View the Trout Unlimited economic study.
The final tally is huge – approaching $1-billion. Trout Unlimited’s state director Tim Bristol says he was not expecting anything close to the $986.1 million (to be exact) since the state’s most valuable salmon fisheries, based on price and volume, lay elsewhere.
“No, we were actually really surprised when we saw how high the figure was. We had done some work out in Southwest Alaska with Bristol Bay, and you always kind of think about that as the big granddaddy fishery. But it turns out Southeast Alaska is worth even more than Bristol Bay.”
Bristol Bay sockeye far outstrip the $261-million value of Southeast salmon on the docks. In fact, Southeast salmon fisheries only account for a little more than a quarter of the state’s salmon production. But the numbers start to add up for Southeast when you throw in the value of the recreational fisheries for both salmon and trout, $204-million, and the subsistence fisheries at over $1-and-a-half million.
And then there’s the economic output of Southeast’s hatcheries. Bristol says many suspected all this fragmented information would add up to something substantial.
“It’s putting a number on something that we are all very familiar with, and we all had our hunches. But we started to look around at the different pieces of information that existed about fisheries in Southeast Alaska and realized that there was no one-stop shopping. You had reports dealing with sport fishing, some information about hatcheries and their contribution, and quite a bit out there about the huge impact that the commercial fishery has on the region, but there wasn’t a place where you could take commercial, sport, subsistence, and hatchery and get all that information in one place.”
About half as many people are employed in the salmon fisheries as work in state and local government in Southeast – just over 7,000 individuals, or 11-percent of the region’s employment. The timber industry, in contrast, produces less than 2-percent of jobs. For research economist Tom Wegge, the number of jobs is more significant than the billion-dollar figure being touted in the press.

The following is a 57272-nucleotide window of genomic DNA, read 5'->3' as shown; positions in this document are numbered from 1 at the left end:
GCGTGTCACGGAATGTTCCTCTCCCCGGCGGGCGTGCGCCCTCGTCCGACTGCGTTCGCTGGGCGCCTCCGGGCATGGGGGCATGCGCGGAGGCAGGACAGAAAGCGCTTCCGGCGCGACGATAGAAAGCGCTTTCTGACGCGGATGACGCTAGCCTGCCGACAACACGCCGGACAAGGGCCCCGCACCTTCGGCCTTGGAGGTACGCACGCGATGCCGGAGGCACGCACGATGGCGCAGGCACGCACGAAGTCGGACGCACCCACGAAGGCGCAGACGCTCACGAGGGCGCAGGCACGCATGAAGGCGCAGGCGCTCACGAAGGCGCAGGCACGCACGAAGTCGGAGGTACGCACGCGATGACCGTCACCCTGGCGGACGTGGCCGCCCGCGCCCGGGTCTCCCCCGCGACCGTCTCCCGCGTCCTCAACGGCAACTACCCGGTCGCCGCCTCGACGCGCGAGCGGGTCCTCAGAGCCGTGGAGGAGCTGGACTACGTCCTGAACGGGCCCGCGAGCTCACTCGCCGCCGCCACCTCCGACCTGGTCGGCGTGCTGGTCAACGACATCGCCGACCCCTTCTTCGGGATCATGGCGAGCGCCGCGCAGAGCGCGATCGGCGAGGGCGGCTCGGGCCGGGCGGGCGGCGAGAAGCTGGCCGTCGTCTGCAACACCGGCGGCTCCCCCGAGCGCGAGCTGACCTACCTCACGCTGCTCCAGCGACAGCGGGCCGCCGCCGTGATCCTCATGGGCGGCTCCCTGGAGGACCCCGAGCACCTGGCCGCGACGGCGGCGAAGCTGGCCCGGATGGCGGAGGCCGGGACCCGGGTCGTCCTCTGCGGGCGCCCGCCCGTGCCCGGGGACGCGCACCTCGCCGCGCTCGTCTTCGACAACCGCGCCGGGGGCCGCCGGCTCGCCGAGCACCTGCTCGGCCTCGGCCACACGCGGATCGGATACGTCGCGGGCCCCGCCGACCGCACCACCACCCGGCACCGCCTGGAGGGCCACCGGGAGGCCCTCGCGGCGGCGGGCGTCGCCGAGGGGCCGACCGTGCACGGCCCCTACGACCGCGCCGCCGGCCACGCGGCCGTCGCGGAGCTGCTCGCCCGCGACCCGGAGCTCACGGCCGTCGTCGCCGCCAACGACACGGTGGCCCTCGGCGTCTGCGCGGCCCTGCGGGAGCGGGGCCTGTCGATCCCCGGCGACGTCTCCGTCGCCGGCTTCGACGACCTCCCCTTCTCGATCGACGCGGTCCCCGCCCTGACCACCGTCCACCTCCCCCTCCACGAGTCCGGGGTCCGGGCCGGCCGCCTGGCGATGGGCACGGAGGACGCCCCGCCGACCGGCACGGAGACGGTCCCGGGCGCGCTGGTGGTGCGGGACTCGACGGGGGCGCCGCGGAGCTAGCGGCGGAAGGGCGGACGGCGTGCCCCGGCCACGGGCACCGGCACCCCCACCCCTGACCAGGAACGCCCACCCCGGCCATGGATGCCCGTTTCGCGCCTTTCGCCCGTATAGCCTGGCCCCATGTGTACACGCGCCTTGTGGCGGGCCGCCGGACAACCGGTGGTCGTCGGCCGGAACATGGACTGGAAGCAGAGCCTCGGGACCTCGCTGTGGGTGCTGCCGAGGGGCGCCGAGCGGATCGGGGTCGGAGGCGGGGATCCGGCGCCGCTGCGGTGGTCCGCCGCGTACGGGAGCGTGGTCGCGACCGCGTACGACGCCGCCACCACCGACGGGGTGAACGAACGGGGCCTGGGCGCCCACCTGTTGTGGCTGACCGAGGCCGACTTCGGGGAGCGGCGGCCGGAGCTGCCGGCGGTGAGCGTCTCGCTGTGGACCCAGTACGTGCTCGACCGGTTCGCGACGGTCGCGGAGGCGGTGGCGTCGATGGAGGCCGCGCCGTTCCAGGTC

“The measure of economic output doesn’t tell you that much in and of itself. The more important number from my perspective is: How many jobs are these fisheries, industries, and hatcheries supporting? How much in personal income, wages, and profits, and so forth? That to me is a more meaningful metric.”
Wegge is based in Sacramento, California, but he’s got a long track record of fisheries-based economics research in Alaska. In the 1980s and 90s he conducted a number of large-scale studies for the Alaska Department of Fish & Game while working for Jones & Stokes, an environmental consulting firm. Since forming his own company, he’s worked as an independent consultant for NOAA Fisheries on a series of salmon management programs.
Wegge says the Trout Unlimited study took about six months of his firm’s time. No original research was required. He says Trout Unlimited was not asking the impossible; rather, they wanted to know about jobs related to salmon and trout fishing, and about the broader idea of “use value.”
“So there were these two paths that we went down. And treating each of the types of fisheries – commercial, recreational, and personal use subsistence – as its own entity. And then trying to find common measures that could be legitimately added together to come up with a total valuation scheme.”
And now that Trout Unlimited has data of its own, the organization hopes to paint a more accurate picture of the relationship between salmon and forest. Conspicuously absent from the study is any valuation of Southeast’s offshore fisheries – halibut or sablefish – or herring, or shellfish, or dive fisheries. State director Tim Bristol says the study is a first step in changing the way forest resource issues are debated in Southeast Alaska – even for people in the conservation community, who he thinks still “get high-centered on issues of the past.”
He recalls a meeting he had not too long ago with Tongass supervisor Forrest Cole.
“He was talking about how you had to have widgets, something you could report back to the folks back in Washington DC, both the higher-ups in the Forest Service and the congressional delegation, to justify big expenditures of tax money in Southeast Alaska. And we were like, Hey Forrest, salmon’s your widget. Timber may be a contributor, but the real driver – the thing you can point to as a source of production – are salmon.”
Bristol says he hopes also to convey the importance of salmon to local community leaders and economic interests, and then look to balance the fisheries with other economic and development pursuits in Southeast Alaska.
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